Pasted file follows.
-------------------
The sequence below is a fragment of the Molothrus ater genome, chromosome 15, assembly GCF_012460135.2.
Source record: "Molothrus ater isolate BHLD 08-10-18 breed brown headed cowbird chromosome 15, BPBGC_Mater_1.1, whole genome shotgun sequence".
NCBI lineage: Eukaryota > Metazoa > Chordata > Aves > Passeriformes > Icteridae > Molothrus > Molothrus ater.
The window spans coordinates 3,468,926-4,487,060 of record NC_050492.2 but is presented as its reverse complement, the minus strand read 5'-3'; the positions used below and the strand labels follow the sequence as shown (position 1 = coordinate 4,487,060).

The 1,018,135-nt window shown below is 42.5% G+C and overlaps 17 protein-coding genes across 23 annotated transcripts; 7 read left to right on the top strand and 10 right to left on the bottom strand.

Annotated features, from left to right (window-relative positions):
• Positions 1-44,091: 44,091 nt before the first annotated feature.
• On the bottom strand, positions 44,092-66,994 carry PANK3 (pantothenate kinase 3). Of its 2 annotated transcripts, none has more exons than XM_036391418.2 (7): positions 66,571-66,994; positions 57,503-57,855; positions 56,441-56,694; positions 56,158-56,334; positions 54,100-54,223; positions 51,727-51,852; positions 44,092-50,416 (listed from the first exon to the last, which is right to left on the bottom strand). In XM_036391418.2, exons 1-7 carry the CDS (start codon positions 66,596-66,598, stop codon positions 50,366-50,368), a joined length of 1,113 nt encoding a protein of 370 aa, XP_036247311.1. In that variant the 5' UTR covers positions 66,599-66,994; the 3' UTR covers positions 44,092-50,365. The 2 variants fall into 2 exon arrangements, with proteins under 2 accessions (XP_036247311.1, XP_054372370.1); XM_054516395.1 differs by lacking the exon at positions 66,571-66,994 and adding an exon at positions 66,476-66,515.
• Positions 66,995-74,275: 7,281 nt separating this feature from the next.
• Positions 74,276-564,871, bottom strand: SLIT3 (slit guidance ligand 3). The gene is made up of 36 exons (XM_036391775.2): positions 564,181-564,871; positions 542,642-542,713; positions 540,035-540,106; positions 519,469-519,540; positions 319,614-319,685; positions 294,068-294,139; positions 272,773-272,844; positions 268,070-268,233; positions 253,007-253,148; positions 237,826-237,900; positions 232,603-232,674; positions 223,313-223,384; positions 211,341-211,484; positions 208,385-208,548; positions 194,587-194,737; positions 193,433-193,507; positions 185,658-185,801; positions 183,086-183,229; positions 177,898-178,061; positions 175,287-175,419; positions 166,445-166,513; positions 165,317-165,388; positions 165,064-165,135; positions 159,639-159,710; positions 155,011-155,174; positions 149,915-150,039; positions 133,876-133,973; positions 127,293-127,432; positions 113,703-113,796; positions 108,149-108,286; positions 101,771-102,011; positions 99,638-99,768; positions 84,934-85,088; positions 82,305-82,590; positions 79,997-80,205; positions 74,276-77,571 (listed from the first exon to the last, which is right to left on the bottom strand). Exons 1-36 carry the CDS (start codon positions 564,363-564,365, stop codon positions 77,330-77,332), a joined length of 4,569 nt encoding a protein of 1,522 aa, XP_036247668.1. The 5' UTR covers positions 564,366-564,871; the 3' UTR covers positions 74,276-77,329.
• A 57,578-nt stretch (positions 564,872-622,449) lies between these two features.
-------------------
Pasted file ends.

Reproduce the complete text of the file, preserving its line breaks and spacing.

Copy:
The sequence below is a fragment of the Molothrus ater genome, chromosome 15, assembly GCF_012460135.2.
Source record: "Molothrus ater isolate BHLD 08-10-18 breed brown headed cowbird chromosome 15, BPBGC_Mater_1.1, whole genome shotgun sequence".
NCBI lineage: Eukaryota > Metazoa > Chordata > Aves > Passeriformes > Icteridae > Molothrus > Molothrus ater.
The window spans coordinates 3,468,926-4,487,060 of record NC_050492.2 but is presented as its reverse complement, the minus strand read 5'-3'; the positions used below and the strand labels follow the sequence as shown (position 1 = coordinate 4,487,060).

The 1,018,135-nt window shown below is 42.5% G+C and overlaps 17 protein-coding genes across 23 annotated transcripts; 7 read left to right on the top strand and 10 right to left on the bottom strand.

Annotated features, from left to right (window-relative positions):
• Positions 1-44,091: 44,091 nt before the first annotated feature.
• On the bottom strand, positions 44,092-66,994 carry PANK3 (pantothenate kinase 3). Of its 2 annotated transcripts, none has more exons than XM_036391418.2 (7): positions 66,571-66,994; positions 57,503-57,855; positions 56,441-56,694; positions 56,158-56,334; positions 54,100-54,223; positions 51,727-51,852; positions 44,092-50,416 (listed from the first exon to the last, which is right to left on the bottom strand). In XM_036391418.2, exons 1-7 carry the CDS (start codon positions 66,596-66,598, stop codon positions 50,366-50,368), a joined length of 1,113 nt encoding a protein of 370 aa, XP_036247311.1. In that variant the 5' UTR covers positions 66,599-66,994; the 3' UTR covers positions 44,092-50,365. The 2 variants fall into 2 exon arrangements, with proteins under 2 accessions (XP_036247311.1, XP_054372370.1); XM_054516395.1 differs by lacking the exon at positions 66,571-66,994 and adding an exon at positions 66,476-66,515.
• Positions 66,995-74,275: 7,281 nt separating this feature from the next.
• Positions 74,276-564,871, bottom strand: SLIT3 (slit guidance ligand 3). The gene is made up of 36 exons (XM_036391775.2): positions 564,181-564,871; positions 542,642-542,713; positions 540,035-540,106; positions 519,469-519,540; positions 319,614-319,685; positions 294,068-294,139; positions 272,773-272,844; positions 268,070-268,233; positions 253,007-253,148; positions 237,826-237,900; positions 232,603-232,674; positions 223,313-223,384; positions 211,341-211,484; positions 208,385-208,548; positions 194,587-194,737; positions 193,433-193,507; positions 185,658-185,801; positions 183,086-183,229; positions 177,898-178,061; positions 175,287-175,419; positions 166,445-166,513; positions 165,317-165,388; positions 165,064-165,135; positions 159,639-159,710; positions 155,011-155,174; positions 149,915-150,039; positions 133,876-133,973; positions 127,293-127,432; positions 113,703-113,796; positions 108,149-108,286; positions 101,771-102,011; positions 99,638-99,768; positions 84,934-85,088; positions 82,305-82,590; positions 79,997-80,205; positions 74,276-77,571 (listed from the first exon to the last, which is right to left on the bottom strand). Exons 1-36 carry the CDS (start codon positions 564,363-564,365, stop codon positions 77,330-77,332), a joined length of 4,569 nt encoding a protein of 1,522 aa, XP_036247668.1. The 5' UTR covers positions 564,366-564,871; the 3' UTR covers positions 74,276-77,329.
• A 57,578-nt stretch (positions 564,872-622,449) lies between these two features.